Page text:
Albertsons makes its case with FQ2 earnings (ACI)
Albertsons reported EPS of $.60 vs. consensus expectations of $.27. The upside was driven by better sales, margins, and lower interest expense. Management guided EPS for the year to $2.75-2.85 compared to a consensus of $2.18. ID sales are expected to be at least +15.5% for the year, implying +DD for the second half. Management’s guidance will finally pull consensus EPS estimates closer to our 2020 EPS power estimate of $3.00. The company said ID sales trends quarter to date are up low double digits, and the promotional environment continues to be rational.
ID sales grew 13.8%, above our estimate and consensus. Kroger reported ID sales growth of 14.6%, but its fiscal year-end is a month earlier and accounts for the difference. Gross margins expanded 85bps, ex. Fuel due to lower shrink, leverage on advertising and supply chain costs, and sales mix. Management made it clear that their intent is to keep expanding the gross margin but to drive more volume. That is an important distinction in one of the most competitive sectors. SG&A leveraged 175bps, ex. Fuel despite $120M of COVID-19 costs. The flow-through on additional sales was 20% on EBITDA.
Management said the 27 Kings Food Market and Balducci’s Food Lover’s Market locations it won in bankruptcy bidding for $96M is expected to be accretive on day 1 because the valuation was lower than Albertson’s. Management also expects synergies from adding the stores to its footprint. We did not think acquisitions would be part of the near term strategy, but it does highlight the cash the company is currently generating (something lackluster in the past). Albertsons also repurchased 6.8M shares during the quarter opportunistically. Net debt to adj. EBITDA was 1.6x on an LTM basis. Management also raised CAPEX plans by $300M to $1.9B.
We are raising Albertsons one spot higher on our Best Idea Long list as management makes a stronger case for a better valuation; see below. We were admittedly too attracted by the company’s valuation previously, but our EPS estimate was also 33% higher than consensus when we added the company to our Best Idea Long list.
Supermarket trip consolidation (ACI)
Customer traffic is down in the supermarket sector. The combination of growth in online shopping and trip consolidation has led to lower foot traffic. Average spending is up, so spending per trip has also increased. It seems logical that time per shopping trip has also increased. The following chart from placer.ai shows both the number of trips and the time per trip for the largest supermarket chains. Only three of the largest chains have seen traffic increases during the pandemic, Winn-Dixie (SEGR), Publix, and Safeway (ACI). This shift in shopping behavior is the most significant for grocers, co-tenants, and shopping center owners.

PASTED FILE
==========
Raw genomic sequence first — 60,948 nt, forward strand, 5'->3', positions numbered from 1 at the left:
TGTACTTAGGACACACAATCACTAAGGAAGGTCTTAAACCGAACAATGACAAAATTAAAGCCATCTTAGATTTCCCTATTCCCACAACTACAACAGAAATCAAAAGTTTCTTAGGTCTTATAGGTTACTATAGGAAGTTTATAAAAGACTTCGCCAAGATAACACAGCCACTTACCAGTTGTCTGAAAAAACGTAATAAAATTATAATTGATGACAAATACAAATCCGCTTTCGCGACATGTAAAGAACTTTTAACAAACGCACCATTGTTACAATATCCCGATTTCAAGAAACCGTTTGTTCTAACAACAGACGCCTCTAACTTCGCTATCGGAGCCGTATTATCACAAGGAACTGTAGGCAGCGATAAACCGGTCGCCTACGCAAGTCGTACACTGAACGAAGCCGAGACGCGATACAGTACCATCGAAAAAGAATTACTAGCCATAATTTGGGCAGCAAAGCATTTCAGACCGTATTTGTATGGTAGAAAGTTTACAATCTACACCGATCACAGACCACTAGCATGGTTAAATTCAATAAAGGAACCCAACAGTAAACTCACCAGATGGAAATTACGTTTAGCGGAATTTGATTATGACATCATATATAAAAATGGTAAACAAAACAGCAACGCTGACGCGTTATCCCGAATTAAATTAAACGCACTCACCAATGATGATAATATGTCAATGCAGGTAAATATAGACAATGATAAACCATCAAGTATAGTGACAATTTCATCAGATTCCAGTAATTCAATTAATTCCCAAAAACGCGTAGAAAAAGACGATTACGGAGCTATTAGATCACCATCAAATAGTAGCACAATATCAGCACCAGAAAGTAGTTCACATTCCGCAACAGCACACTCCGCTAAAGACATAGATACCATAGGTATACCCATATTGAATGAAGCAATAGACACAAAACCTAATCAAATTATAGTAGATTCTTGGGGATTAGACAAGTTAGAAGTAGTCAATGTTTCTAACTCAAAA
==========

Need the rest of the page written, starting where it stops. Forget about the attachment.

BrightFarms raises funds for greenhouse expansion (NOVS)
BrightFarms raised more than $100M in a Series E round of funding. BrightFarms is an indoor salad-greens grower. The company will use the funds to invest in its current farms and expand its network. BrightFarms has now raised more than $200M and has established partnerships with Ahold Delhaize, Kroger, and Walmart. The company currently distributes to 2,000 stores and plans to reach 15,000 by 2025. The company added more than 800 stores this year, driving sales growth of 40% over the past year. Over 95% of the lettuce purchased in the U.S. is grown in California and then trucked. BrightFarms cuts down on transportation by building indoor greenhouses closer to demand.
AppHarvest (NOVS) has announced plans to go public this year. AppHarvest purports to use proprietary technology in the largest indoor growing facility to grow tomatoes. If AppHarvest is successful, an IPO from BrightFarms or one of the many other greenhouse firms does not seem that far away. Greenhouse operators could be the next plant-based trend.